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The Technological Unconscious in German Modernist Literature: Nature in Rilke, Benn, Brecht, and Döblin

The Technological Unconscious in German Modernist Literature: Nature in Rilke, Benn, Brecht, and Döblin

By Larson Powell

Even after the end of modernism and postmodernism, grandiose fantasies of artifice and self-reference still resonate in the "social constructivism" of current literary and cultural theory: in the idea that we can perform or construct "identities" or social roles without external constraint, as if we had consumer choice of self. Larson Powell's book posits nature as a limit to such fantasies, redefining aesthetic modernity's conception of and relation to nature and therefore its relation to reality. Powell's term "the Technological Unconscious" refers both to the intersection between psychoanalysis and theories of modernism and to the philosophical mediation between history and nature, a motif important from Kant to Adorno. The book's four chapters center on the representation of nature in German prose and -- especially -- poetry by Rilke, Benn, Brecht, and Döblin from the years 1900 to 1945. In connection with these works, Powell analyzes the conceptions of subject and system in the theories of Adorno, Luhmann, and Lacan and their relation to their complement, nature. The Technological Unconscious is thus an important polemical intervention both in the debates over interdisciplinarity and in those between eclectic "culturalist" theories such as New Historicism and postcolonialism on the one hand and systems theory and psychoanalysis on the other.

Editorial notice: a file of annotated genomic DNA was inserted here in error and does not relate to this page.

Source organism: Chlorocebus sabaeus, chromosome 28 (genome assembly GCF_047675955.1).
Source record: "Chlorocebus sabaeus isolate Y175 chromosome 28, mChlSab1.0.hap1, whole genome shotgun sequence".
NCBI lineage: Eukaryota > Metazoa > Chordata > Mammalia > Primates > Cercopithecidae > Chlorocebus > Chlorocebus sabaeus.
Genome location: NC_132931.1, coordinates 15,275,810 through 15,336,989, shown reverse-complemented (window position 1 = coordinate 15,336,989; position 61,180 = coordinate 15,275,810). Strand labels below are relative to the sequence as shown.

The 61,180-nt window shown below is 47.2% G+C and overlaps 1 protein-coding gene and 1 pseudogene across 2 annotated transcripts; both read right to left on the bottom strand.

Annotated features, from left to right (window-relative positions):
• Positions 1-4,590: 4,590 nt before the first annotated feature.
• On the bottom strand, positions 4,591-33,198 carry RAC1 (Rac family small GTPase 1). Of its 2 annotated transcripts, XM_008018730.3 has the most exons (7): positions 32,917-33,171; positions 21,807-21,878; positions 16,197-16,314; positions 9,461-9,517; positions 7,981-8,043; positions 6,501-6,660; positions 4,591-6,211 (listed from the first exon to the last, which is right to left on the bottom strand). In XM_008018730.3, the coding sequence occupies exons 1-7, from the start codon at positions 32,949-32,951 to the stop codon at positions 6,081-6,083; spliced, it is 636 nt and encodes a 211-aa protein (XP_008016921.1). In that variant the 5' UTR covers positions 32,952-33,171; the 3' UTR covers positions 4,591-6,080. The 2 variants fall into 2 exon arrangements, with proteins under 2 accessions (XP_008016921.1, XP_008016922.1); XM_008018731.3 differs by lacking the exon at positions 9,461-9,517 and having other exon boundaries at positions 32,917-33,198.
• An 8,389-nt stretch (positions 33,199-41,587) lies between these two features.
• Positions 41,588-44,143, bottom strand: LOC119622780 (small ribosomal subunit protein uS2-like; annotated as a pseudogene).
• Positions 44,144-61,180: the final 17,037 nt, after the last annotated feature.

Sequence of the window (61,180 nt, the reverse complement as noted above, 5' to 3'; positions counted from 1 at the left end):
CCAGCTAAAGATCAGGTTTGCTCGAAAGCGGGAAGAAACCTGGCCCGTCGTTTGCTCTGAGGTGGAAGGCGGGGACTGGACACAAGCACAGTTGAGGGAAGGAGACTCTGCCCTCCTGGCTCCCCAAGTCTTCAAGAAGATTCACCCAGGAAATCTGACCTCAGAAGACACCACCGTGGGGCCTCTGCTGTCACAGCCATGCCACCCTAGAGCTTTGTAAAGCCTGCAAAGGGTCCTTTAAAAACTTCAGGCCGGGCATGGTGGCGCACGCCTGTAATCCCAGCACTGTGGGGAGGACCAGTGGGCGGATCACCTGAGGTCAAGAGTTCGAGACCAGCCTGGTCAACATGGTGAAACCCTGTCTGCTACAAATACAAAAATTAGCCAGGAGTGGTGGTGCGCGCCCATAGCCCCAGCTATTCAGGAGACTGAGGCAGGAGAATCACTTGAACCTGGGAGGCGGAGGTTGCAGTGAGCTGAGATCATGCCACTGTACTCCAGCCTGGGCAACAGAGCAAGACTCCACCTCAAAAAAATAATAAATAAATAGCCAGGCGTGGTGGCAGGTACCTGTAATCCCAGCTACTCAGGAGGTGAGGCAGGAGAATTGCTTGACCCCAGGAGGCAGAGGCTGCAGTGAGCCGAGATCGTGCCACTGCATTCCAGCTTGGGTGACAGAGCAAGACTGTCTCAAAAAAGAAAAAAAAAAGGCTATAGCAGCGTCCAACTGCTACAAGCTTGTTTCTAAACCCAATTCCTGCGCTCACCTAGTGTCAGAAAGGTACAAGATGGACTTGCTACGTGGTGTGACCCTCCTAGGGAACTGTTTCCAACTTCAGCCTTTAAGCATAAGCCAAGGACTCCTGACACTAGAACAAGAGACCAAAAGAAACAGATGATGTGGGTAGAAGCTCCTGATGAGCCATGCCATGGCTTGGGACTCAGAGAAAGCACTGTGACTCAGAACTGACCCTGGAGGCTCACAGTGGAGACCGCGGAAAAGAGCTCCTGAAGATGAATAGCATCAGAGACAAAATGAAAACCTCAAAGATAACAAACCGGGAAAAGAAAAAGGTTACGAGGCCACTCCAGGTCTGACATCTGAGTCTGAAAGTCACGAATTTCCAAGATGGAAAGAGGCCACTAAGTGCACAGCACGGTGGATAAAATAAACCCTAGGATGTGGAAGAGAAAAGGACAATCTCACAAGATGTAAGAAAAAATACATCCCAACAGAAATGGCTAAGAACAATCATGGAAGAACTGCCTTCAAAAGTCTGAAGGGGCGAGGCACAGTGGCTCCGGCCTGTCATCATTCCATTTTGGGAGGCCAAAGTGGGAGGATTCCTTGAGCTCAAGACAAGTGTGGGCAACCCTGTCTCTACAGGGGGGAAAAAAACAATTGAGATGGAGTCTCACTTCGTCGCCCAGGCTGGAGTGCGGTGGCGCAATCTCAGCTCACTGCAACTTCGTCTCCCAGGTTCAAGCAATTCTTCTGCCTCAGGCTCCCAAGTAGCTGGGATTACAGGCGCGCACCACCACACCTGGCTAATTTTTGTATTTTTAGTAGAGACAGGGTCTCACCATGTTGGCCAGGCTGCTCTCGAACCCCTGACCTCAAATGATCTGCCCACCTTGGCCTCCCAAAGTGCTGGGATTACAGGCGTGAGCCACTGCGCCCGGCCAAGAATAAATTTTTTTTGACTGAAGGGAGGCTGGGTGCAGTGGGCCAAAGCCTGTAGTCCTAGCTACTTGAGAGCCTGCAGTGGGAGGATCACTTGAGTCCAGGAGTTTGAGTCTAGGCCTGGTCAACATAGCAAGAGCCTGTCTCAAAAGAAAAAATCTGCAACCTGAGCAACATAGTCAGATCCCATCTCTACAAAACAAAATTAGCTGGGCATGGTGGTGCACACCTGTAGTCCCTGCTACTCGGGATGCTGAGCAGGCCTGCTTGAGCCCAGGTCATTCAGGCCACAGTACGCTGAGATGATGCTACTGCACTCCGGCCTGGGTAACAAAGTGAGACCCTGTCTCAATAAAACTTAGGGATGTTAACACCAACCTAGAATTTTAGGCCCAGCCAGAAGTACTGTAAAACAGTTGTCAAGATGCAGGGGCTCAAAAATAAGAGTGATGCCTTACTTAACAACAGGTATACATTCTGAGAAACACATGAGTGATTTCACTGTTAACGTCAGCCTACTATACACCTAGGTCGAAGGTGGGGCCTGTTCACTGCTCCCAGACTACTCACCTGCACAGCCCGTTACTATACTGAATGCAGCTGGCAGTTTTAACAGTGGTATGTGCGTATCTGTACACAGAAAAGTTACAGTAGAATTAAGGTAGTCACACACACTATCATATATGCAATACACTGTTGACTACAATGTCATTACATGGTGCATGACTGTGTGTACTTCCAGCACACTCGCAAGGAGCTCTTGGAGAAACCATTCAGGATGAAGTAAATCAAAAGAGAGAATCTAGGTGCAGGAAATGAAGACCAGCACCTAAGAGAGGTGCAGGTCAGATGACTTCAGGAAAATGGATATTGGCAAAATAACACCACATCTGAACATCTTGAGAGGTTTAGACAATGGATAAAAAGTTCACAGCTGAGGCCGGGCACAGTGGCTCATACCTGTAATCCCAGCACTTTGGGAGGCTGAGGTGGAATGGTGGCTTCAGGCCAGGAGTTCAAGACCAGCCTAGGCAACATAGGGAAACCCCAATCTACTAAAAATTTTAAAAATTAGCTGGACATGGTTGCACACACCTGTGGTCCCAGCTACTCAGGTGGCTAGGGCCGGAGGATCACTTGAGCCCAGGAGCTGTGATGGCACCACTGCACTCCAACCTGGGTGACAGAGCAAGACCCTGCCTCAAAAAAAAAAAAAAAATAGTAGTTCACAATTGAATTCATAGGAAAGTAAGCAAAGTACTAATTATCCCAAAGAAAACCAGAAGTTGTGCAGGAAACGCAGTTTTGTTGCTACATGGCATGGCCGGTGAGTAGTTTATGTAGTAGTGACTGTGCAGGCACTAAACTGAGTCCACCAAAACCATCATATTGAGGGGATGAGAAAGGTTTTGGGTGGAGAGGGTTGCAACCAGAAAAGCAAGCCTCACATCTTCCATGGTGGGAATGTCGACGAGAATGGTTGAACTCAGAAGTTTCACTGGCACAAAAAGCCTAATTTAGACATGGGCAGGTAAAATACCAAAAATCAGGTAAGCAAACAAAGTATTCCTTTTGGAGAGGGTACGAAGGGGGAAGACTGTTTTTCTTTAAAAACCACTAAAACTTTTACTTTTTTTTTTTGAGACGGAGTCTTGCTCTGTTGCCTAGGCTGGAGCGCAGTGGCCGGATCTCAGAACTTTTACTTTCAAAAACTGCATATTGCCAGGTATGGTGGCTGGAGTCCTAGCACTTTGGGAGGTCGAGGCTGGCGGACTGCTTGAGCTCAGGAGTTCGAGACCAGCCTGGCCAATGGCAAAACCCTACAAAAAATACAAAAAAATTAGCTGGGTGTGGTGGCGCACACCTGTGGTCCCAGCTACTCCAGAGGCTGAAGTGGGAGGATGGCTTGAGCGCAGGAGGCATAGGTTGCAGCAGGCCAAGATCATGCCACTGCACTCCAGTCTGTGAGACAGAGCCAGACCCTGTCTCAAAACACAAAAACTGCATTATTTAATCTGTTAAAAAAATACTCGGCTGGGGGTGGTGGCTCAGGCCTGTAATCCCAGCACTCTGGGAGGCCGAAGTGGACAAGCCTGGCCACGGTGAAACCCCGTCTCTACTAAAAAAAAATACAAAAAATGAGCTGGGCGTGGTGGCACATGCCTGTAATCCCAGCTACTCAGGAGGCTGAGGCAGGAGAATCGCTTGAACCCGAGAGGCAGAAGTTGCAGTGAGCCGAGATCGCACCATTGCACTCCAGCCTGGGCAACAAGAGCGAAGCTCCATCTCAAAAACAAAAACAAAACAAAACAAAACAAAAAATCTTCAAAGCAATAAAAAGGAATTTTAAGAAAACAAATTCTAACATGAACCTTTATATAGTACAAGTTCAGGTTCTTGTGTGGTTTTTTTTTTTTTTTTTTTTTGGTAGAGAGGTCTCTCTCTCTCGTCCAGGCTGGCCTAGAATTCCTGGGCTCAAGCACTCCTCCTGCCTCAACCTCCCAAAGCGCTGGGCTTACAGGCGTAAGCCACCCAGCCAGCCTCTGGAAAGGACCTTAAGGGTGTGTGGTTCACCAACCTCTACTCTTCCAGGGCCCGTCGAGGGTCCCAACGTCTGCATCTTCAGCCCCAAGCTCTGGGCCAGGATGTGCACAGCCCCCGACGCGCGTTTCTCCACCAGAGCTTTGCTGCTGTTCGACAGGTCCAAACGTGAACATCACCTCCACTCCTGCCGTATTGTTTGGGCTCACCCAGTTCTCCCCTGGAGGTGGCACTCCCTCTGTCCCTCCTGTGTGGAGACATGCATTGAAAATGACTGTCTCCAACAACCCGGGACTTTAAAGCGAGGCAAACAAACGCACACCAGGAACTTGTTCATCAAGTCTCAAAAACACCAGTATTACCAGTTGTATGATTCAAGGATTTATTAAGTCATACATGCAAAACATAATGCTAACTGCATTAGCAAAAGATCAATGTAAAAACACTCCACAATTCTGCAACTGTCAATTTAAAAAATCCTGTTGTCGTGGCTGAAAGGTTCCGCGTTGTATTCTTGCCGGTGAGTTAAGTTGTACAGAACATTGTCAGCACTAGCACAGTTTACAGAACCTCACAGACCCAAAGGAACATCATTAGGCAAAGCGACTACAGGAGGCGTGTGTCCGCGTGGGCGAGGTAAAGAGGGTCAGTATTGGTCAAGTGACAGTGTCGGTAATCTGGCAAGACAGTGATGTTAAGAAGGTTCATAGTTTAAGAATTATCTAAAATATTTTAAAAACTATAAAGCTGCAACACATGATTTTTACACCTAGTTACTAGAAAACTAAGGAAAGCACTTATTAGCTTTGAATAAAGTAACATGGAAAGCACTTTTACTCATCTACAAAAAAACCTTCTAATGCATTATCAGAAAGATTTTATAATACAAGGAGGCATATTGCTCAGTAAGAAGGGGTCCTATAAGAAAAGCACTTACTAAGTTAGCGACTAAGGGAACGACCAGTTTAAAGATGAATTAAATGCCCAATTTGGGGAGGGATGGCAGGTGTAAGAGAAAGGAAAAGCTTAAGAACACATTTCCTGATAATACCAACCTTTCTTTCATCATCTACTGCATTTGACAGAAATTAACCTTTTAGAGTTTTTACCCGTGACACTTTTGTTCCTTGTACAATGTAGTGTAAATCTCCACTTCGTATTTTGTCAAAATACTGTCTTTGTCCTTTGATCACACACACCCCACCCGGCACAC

Hardcover
264 pages
Camden House
ISBN 9781571133823

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